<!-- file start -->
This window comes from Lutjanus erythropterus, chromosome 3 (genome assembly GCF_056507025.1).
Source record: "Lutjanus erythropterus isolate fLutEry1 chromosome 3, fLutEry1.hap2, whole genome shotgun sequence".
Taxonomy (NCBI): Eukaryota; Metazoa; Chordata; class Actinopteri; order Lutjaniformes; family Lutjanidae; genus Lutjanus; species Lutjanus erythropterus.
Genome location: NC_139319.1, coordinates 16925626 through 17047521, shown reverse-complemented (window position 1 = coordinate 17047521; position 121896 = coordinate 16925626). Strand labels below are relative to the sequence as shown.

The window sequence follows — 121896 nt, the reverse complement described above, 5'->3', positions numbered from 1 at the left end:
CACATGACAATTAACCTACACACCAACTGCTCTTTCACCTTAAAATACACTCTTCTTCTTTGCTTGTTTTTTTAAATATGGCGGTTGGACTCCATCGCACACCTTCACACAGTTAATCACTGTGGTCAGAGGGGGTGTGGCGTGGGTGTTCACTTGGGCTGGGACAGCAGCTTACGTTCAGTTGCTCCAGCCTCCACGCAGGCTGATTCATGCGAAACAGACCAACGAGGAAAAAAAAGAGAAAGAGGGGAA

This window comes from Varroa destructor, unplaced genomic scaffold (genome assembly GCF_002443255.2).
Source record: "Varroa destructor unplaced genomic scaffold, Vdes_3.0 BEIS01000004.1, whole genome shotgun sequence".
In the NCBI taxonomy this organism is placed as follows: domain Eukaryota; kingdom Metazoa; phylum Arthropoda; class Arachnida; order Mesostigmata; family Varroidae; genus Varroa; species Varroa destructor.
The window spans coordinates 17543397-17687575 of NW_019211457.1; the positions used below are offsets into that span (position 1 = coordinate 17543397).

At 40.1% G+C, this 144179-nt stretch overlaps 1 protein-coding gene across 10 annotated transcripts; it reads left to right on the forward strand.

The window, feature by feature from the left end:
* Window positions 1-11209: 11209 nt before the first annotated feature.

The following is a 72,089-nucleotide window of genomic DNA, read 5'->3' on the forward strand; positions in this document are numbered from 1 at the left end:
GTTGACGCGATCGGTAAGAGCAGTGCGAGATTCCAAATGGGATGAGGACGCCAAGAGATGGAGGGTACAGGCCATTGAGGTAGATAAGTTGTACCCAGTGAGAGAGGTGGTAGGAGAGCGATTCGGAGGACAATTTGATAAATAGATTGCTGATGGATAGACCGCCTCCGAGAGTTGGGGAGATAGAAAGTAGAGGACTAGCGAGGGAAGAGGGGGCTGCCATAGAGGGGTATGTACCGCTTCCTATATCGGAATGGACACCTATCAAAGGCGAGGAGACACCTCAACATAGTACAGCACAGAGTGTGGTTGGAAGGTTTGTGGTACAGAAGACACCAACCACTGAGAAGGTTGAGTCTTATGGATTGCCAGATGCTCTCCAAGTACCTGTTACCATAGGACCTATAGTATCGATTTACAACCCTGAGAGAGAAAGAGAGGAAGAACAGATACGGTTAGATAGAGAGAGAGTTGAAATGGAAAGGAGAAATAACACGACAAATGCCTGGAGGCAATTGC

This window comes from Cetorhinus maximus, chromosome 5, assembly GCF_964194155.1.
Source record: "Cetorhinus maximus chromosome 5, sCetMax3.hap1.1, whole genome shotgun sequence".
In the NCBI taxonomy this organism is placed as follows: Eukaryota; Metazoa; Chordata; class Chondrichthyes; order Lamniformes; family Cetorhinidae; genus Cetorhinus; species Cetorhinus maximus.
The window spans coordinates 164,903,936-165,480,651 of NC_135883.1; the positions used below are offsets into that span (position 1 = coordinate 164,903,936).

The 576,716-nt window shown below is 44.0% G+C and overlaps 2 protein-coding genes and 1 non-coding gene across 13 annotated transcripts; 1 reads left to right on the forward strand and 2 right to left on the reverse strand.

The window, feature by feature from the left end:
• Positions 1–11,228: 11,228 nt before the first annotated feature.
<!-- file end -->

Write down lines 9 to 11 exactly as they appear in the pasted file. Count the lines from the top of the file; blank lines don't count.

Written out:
In the NCBI taxonomy this organism is placed as follows: domain Eukaryota; kingdom Metazoa; phylum Arthropoda; class Arachnida; order Mesostigmata; family Varroidae; genus Varroa; species Varroa destructor.
The window spans coordinates 17543397-17687575 of NW_019211457.1; the positions used below are offsets into that span (position 1 = coordinate 17543397).

At 40.1% G+C, this 144179-nt stretch overlaps 1 protein-coding gene across 10 annotated transcripts; it reads left to right on the forward strand.